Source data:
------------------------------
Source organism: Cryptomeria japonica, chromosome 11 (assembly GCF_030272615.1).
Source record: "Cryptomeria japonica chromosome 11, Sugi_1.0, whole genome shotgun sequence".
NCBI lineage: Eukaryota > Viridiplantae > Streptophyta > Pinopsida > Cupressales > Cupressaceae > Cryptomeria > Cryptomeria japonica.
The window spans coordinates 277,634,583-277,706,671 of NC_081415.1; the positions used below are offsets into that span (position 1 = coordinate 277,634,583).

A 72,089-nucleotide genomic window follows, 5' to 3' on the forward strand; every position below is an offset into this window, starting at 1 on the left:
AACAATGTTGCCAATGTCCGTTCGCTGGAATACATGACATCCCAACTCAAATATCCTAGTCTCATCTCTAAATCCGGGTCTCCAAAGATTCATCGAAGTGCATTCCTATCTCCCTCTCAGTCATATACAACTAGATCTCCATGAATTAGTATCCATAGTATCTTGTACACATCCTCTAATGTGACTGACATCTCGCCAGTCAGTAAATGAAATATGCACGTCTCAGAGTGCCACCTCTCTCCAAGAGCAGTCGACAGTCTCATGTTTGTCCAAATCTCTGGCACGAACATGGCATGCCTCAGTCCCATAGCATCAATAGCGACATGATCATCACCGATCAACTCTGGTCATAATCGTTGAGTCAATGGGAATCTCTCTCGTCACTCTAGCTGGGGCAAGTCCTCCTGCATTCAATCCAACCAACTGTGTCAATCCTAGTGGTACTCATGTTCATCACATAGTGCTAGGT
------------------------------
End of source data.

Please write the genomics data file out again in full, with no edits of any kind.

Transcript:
Source organism: Cryptomeria japonica, chromosome 11 (assembly GCF_030272615.1).
Source record: "Cryptomeria japonica chromosome 11, Sugi_1.0, whole genome shotgun sequence".
NCBI lineage: Eukaryota > Viridiplantae > Streptophyta > Pinopsida > Cupressales > Cupressaceae > Cryptomeria > Cryptomeria japonica.
The window spans coordinates 277,634,583-277,706,671 of NC_081415.1; the positions used below are offsets into that span (position 1 = coordinate 277,634,583).

A 72,089-nucleotide genomic window follows, 5' to 3' on the forward strand; every position below is an offset into this window, starting at 1 on the left:
AACAATGTTGCCAATGTCCGTTCGCTGGAATACATGACATCCCAACTCAAATATCCTAGTCTCATCTCTAAATCCGGGTCTCCAAAGATTCATCGAAGTGCATTCCTATCTCCCTCTCAGTCATATACAACTAGATCTCCATGAATTAGTATCCATAGTATCTTGTACACATCCTCTAATGTGACTGACATCTCGCCAGTCAGTAAATGAAATATGCACGTCTCAGAGTGCCACCTCTCTCCAAGAGCAGTCGACAGTCTCATGTTTGTCCAAATCTCTGGCACGAACATGGCATGCCTCAGTCCCATAGCATCAATAGCGACATGATCATCACCGATCAACTCTGGTCATAATCGTTGAGTCAATGGGAATCTCTCTCGTCACTCTAGCTGGGGCAAGTCCTCCTGCATTCAATCCAACCAACTGTGTCAATCCTAGTGGTACTCATGTTCATCACATAGTGCTAGGT